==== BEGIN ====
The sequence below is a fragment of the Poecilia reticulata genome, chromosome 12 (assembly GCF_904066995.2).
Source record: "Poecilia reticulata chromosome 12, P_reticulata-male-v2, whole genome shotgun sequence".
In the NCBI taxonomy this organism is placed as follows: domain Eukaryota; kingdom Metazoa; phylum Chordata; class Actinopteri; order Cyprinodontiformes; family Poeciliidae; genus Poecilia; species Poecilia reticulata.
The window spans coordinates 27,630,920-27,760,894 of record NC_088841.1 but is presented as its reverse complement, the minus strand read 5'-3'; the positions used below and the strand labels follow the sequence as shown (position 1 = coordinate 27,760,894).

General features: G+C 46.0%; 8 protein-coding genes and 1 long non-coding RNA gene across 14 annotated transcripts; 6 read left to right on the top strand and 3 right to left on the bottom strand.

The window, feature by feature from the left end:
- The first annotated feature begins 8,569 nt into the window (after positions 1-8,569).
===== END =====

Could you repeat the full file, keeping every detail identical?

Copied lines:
The sequence below is a fragment of the Poecilia reticulata genome, chromosome 12 (assembly GCF_904066995.2).
Source record: "Poecilia reticulata chromosome 12, P_reticulata-male-v2, whole genome shotgun sequence".
In the NCBI taxonomy this organism is placed as follows: domain Eukaryota; kingdom Metazoa; phylum Chordata; class Actinopteri; order Cyprinodontiformes; family Poeciliidae; genus Poecilia; species Poecilia reticulata.
The window spans coordinates 27,630,920-27,760,894 of record NC_088841.1 but is presented as its reverse complement, the minus strand read 5'-3'; the positions used below and the strand labels follow the sequence as shown (position 1 = coordinate 27,760,894).

General features: G+C 46.0%; 8 protein-coding genes and 1 long non-coding RNA gene across 14 annotated transcripts; 6 read left to right on the top strand and 3 right to left on the bottom strand.

The window, feature by feature from the left end:
- The first annotated feature begins 8,569 nt into the window (after positions 1-8,569).